Achinoam Aldouby in Magnes storage


Meet the Magnes’s New Associate Curator

July 8, 2024

The Magnes is thrilled to introduce the newest member of the museum’s staff, Achinoam Aldouby

With academic and museum experience steeped in Jewish arts and culture, Achi’s research explores aspects of collective memory, focusing on theatrical adaptations of Jewish history, rituals, and canonical texts to track the ongoing formation of identities, communities, and culture.

We sat down with Achi and asked her to share a little bit about herself and her background as she steps into her new role as part of our expanded Collections Team.

Achinoam Aldouby

Achinoam Aldouby

Associate Curator
Magnes Collection of Jewish Art and Life

As you step into your new role at the Magnes, what are you most excited about?

Merging my love of people and ideas! I am passionate about aggregating knowledge and translating it into an engaging experience. The Magnes holds diverse artifacts and serves various audiences. I am in awe of the magnificent collection—all the pieces of knowledge, paths, and understanding that are being preserved and presented in material objects and people’s experiences. As a research center at UC Berkeley, the museum serves as a precious point of overlap for public and academic, local and international communities. In the face of this richness, conversations cannot be driven by dichotomies and polarization. Instead, the Magnes encourages us to seriously learn the layers of connections and relationships. I feel a deep sense of responsibility and see an opportunity to create nuanced and knowledgeable discussions about identities and belonging.

What past experience do you think will be especially helpful?

My academic path is woven with extensive cultural and educational experience working in various museums, cultural organizations, and education programs both in Israel and in the US. The work I do is motivated by the exploration of Jewish history, texts and rituals, with a special interest in tracking the ongoing formation of community, tradition and culture. I am passionate about creating spaces for people to come together, expand their perspectives, and explore their connections to different aspects of their identity and surroundings.

During my time at the Tower of David Museum, the historical museum of Jerusalem, I led and wrote the museum’s content and played a central role in designing the visitor experience. The museum encapsulates the rich past and present of one of the oldest and most complex cities in the world. Given the significance of the museum, I created programs that emphasized facts and primary resources while being mindful of the languages and terms that attend to various beliefs and customs tied to this place. While there I expanded the museum’s outreach beyond its walls both in open spaces and digitally. I updated the museum’s audio tour; created online and on-site games for adults, children, and families; and produced cultural events.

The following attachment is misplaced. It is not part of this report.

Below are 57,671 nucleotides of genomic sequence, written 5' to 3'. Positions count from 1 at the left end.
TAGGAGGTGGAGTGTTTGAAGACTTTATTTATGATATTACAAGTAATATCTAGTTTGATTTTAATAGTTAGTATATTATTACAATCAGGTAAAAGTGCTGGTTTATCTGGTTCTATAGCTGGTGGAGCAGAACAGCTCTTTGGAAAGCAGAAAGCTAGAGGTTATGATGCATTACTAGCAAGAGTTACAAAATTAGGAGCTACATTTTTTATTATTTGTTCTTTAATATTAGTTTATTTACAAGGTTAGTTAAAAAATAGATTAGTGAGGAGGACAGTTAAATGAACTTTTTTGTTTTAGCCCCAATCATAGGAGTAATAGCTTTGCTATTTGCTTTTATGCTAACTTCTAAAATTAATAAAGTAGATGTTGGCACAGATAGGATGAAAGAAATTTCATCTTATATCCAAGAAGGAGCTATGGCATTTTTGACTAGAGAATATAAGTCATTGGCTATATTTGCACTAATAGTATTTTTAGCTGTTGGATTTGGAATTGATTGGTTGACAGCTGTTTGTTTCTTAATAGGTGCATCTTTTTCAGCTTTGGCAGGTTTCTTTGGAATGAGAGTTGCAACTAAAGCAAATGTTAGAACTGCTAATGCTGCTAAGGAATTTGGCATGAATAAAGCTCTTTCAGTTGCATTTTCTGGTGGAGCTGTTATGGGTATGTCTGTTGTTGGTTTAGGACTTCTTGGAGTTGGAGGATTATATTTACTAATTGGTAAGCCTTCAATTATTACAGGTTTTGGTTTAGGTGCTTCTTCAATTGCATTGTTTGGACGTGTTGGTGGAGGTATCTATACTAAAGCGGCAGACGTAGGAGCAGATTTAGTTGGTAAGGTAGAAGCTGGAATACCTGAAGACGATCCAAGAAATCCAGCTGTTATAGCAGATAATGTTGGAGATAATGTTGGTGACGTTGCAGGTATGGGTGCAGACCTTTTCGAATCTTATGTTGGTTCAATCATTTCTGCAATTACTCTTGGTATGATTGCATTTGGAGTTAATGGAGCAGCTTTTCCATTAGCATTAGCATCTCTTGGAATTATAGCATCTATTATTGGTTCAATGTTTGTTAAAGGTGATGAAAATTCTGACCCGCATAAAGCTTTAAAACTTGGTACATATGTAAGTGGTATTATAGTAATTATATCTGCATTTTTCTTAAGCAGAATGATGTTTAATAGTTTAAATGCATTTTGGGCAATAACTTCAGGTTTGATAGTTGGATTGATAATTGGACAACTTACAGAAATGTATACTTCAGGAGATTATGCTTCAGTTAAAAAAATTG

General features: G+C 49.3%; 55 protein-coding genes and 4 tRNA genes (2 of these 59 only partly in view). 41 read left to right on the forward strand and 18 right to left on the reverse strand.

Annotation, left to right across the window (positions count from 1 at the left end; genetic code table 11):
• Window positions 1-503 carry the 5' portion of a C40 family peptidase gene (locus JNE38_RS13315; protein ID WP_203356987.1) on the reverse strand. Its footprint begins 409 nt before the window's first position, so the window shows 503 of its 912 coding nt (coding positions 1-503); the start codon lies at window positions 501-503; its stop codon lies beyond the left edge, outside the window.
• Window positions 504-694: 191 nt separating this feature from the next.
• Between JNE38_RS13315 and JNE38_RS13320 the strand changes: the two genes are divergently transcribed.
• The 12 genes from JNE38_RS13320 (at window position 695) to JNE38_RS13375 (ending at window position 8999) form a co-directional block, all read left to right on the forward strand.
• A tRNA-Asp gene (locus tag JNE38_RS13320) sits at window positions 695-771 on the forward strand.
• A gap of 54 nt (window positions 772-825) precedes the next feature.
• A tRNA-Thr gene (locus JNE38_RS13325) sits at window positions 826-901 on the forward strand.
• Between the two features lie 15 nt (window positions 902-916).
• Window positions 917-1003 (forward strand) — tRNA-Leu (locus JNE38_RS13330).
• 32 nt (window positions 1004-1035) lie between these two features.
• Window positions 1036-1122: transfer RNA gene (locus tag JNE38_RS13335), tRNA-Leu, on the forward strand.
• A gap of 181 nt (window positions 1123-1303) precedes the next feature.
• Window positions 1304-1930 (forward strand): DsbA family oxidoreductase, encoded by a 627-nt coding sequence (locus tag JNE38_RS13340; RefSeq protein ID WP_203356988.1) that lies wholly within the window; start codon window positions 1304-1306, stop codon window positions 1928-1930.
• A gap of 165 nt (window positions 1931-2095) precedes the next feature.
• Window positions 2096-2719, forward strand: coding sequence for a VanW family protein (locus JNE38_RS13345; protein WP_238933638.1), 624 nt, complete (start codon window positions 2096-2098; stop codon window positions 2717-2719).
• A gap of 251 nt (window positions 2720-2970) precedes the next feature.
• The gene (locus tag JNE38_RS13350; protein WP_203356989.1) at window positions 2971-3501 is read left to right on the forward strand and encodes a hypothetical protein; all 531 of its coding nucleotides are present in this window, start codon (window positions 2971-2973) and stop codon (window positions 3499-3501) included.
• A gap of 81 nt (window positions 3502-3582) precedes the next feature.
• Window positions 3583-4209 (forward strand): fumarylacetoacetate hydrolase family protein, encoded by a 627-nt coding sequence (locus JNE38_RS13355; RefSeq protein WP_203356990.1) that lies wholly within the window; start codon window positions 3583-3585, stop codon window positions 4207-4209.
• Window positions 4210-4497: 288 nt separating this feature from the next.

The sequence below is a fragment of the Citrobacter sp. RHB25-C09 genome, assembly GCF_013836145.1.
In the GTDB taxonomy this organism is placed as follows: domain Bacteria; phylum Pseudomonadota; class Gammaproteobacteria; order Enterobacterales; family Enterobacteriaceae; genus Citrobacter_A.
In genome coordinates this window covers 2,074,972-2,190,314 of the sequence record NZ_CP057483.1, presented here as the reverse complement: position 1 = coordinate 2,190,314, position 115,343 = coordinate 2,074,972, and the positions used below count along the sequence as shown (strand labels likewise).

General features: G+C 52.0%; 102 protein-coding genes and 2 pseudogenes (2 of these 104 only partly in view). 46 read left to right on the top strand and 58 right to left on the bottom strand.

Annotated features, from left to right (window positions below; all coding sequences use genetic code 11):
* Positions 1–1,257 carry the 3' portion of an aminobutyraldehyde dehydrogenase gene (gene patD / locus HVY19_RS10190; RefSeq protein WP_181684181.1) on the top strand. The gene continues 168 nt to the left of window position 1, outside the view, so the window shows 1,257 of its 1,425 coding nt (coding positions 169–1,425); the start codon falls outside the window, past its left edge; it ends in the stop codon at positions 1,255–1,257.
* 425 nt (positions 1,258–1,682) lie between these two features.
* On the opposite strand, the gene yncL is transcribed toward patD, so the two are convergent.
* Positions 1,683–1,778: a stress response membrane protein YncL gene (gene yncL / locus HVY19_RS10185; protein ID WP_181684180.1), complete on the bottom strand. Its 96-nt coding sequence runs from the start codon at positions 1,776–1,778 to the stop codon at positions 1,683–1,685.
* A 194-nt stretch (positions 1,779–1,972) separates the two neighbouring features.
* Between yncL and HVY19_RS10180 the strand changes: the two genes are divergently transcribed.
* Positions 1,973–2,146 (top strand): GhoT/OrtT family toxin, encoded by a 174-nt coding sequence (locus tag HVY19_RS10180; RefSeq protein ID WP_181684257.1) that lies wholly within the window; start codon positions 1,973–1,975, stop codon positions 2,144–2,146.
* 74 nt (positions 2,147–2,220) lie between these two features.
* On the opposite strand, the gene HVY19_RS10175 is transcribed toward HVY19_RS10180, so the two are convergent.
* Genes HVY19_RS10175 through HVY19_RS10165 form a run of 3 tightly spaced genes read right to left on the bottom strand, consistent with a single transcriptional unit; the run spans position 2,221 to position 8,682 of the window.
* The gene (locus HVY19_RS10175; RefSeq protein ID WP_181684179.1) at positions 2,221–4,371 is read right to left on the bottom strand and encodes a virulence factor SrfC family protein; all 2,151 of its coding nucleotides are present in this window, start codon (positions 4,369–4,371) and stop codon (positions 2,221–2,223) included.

Which aspects of the collection are you most looking forward to diving into?

When I view objects or still images, I immediately imagine the context in which they were used or the live, dynamic situations that these still moments capture. In that sense, ritual objects from across the Global Jewish Diaspora and the Roman Vishniac Archive fascinate me. I am curious to delve into Vishniac’s archive: to uncover the contexts of these recorded moments, to learn more about his lesser known work, to find the stories behind each image, and to process the collection to make it accessible to everyone.

The museum’s collection as a whole holds meaningful personal significance for me. My mother’s family is from Djerba, an island near Tunisia and home to an ancient (and very proud!) Jewish community. My father’s side has roots in Israel, Poland, and the US. I grew up immersed in rich traditions: costumes, food, and songs that my parents were sure to merge from both sides. I’m curious to learn more about these communities—both sides of my family, and myself. To preserve and present the uniqueness of each tradition alongside the meeting points, connections, and overlaps of trends that developed in Jewish communities across time and space. This balance of uniqueness and interconnectedness is what makes the collection so fascinating and vital.

Do you have a favorite object in the collection yet?

My favorite? Any artifact that makes me pause, observe, become aware, reflect, think, and feel a sense of unease, as if there’s a secret to uncover or a lesson to learn. This can happen anywhere—in museums, on the street, or in nature. Within these options, I love museums because they create a space designed to provoke this kind of observation. They encourage me to take the time to look deeply, find meanings, and make connections. In historical and ethnic museums, I particularly enjoy the interplay of differences—the multitude of stories that can be told just by staging objects and people in the same room.

What do you like to do when you are not working?

I have a deep love for the outdoors—biking, backpacking, and skiing. The forests and mountains are where I feel most at home. At the same time, I love cities. To wander through small alleys, get lost in long streets, and discover unexpected places and surprising individuals. Besides that, a good book, hot water with lemon – That’s it.

Keep Up-To-Date